If you haven’t yet read these books, you’re NOT considered a Developer
I don’t know if there’s a need for a recall from my early primary days when I was new to programming or not.
When I was new to programming, all I did was watch YouTube videos and video tutorials on Udemy. I was insanely addicted to them; I couldn’t tolerate a single day without watching some tutorials and random videos on YouTube related to programming.
As I hadn’t tried reading a book, I didn’t like reading any kind of book by any chance, but luckily one day there was this self-improvement book called “Atomic Habits” by James Clear that blew up the internet and went insanely viral on social media platforms.
For entirely one week, every day, it stole my eyes, as everyone was recommending reading that book, so I just wanted to give it a shot, and if, for any reason, it wasn’t joyful, I’d abandon it.
Long story short, I became so addicted to reading it that I couldn’t leave my room without that book. You won’t believe it; I wrapped it up in almost a week alongside my school tasks and studies, which for some of my friends was unbelievable.
After reading that book, I realized that, despite all the motivational and self-improvement videos I had watched, I couldn’t remember a single lesson. I applied it to my programming journey as well; I preferred reading more books than actually spending my time on YouTube, and it had a significant effect on transforming my development journey.
Throughout my web development journey, I’ve read countless books, including self-improvement books, programming-related books, and some fictional books. In this article, I’ve prepared a list of game-changing programming-related books that are still on my nerves.
Let’s explore the list…
“Soft Skills: The Software Developer’s Life Manual” by John Sonmez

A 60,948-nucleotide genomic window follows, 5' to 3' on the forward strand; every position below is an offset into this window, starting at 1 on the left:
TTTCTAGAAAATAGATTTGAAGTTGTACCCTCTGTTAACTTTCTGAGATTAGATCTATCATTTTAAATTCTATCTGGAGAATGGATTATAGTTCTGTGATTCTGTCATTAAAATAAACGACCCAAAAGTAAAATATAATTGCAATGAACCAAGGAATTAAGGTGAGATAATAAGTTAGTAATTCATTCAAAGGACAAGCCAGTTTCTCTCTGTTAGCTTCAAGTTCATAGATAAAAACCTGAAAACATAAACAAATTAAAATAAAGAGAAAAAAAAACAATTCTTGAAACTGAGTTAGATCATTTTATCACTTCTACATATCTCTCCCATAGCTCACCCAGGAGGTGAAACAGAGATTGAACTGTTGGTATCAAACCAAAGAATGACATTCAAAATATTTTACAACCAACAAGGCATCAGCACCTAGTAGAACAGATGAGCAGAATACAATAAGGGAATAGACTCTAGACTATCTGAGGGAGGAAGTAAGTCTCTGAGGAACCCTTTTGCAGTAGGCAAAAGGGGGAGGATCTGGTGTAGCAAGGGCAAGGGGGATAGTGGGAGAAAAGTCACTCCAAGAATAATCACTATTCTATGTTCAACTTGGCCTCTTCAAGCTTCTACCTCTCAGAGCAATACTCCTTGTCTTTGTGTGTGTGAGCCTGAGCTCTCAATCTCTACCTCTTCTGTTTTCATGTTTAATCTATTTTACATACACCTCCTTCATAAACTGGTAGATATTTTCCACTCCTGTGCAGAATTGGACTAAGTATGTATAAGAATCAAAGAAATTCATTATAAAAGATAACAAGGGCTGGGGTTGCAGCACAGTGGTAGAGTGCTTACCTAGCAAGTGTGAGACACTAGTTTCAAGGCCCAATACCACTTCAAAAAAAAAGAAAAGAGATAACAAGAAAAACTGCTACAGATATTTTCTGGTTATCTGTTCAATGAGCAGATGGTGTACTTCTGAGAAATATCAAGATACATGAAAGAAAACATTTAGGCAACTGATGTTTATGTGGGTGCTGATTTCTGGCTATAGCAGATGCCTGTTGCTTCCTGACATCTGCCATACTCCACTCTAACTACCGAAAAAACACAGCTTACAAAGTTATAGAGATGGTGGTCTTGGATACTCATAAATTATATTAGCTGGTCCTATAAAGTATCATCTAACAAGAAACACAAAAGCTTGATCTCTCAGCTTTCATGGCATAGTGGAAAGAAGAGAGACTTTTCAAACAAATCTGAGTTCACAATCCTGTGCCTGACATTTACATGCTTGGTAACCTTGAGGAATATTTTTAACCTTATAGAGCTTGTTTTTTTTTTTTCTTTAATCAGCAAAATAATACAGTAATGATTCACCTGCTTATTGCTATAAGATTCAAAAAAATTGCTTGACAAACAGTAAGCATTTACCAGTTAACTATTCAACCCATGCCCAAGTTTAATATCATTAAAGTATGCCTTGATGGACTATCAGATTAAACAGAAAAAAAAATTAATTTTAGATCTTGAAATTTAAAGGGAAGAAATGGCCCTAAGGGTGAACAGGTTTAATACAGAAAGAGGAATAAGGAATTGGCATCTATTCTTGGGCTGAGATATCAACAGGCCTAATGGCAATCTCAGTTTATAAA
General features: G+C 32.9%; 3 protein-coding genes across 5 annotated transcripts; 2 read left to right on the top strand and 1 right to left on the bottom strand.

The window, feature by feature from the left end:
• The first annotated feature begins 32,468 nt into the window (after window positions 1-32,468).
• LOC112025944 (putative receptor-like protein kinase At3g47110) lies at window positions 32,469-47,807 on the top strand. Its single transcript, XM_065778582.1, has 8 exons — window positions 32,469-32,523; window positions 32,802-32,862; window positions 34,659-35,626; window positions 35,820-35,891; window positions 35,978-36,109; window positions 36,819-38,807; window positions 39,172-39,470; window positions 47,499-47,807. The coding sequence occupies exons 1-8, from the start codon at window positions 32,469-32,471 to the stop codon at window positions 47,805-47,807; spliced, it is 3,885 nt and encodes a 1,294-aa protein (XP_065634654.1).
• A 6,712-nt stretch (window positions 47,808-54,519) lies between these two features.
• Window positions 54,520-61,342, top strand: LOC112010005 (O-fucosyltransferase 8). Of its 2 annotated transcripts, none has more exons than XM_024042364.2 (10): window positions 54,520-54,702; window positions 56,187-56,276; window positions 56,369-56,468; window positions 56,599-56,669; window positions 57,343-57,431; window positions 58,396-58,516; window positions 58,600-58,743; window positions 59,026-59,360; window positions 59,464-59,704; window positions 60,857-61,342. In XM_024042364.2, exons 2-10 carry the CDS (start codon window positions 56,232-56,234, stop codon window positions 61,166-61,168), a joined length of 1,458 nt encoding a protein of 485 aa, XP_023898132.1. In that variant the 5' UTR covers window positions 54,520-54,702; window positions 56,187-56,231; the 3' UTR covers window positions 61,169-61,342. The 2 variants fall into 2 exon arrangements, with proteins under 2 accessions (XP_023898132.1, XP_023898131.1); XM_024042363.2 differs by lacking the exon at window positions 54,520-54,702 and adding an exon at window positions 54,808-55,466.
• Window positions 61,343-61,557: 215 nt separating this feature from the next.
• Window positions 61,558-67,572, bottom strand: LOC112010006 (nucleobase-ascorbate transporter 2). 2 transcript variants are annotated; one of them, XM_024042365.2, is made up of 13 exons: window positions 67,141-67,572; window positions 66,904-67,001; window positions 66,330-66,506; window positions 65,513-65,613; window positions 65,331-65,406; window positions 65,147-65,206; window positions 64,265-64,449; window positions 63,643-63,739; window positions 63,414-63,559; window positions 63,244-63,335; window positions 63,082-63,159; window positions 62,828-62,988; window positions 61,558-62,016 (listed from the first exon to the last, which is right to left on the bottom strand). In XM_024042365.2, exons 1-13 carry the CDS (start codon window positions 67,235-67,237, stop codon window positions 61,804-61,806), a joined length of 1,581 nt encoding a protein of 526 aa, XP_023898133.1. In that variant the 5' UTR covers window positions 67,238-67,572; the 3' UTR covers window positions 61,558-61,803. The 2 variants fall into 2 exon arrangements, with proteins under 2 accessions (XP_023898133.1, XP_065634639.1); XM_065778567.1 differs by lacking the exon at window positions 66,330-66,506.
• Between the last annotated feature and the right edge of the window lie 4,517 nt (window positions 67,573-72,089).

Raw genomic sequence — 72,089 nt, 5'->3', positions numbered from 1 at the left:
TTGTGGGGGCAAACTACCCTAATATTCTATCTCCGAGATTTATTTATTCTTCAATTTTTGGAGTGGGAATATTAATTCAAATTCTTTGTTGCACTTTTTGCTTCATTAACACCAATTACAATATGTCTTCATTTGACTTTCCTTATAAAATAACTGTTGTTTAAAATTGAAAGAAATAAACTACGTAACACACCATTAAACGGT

This book is a mindset-changing book; it shattered my ordinary mindset of working a 9-to-5 job for decades and retiring.
Sonmez’s book empowered me to take control of my career, teaching me how to market myself, hack the learning process, crack the interviews, and develop a secure professional mindset.
“The One Thing” by Gary Keller
I suggest reading this book for those who value focus and goal-setting. Keller emphasizes the importance of identifying your one big goal and breaking it down into smaller and more manageable steps.
As a developer, this book helped me stay on track when I started my coding journey back then, when I was about 16.
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“The Pragmatic Programmer”
This particular gem is the product of two minds, two hands, and two brilliant programmers, Andrew Hunt and David Thomas.
They disclose the most essential coding principles that are more often neglected in today’s rapidly evolving tech landscape.
The book covers various topics, including avoiding duplication, decoupling, refactoring, testing, time estimation, and setting expectations.
“The Phoenix Project”
Sometimes it’s normal to feel bored from reading too much, and that’s when you need to switch to some fictional books, which will add a little sugar to the process.
“The Phoenix Project” is a book written by three giga-minds: Gene Kim, Kevin Behr, and George Spafford. They tried to showcase the leading role of DevOps in IT through a tale.
If you’re new to DevOps or want to deepen your understanding of it, this book is made for you.
If you can get it on Audible to listen to it, it’d definitely be a next-level experience.
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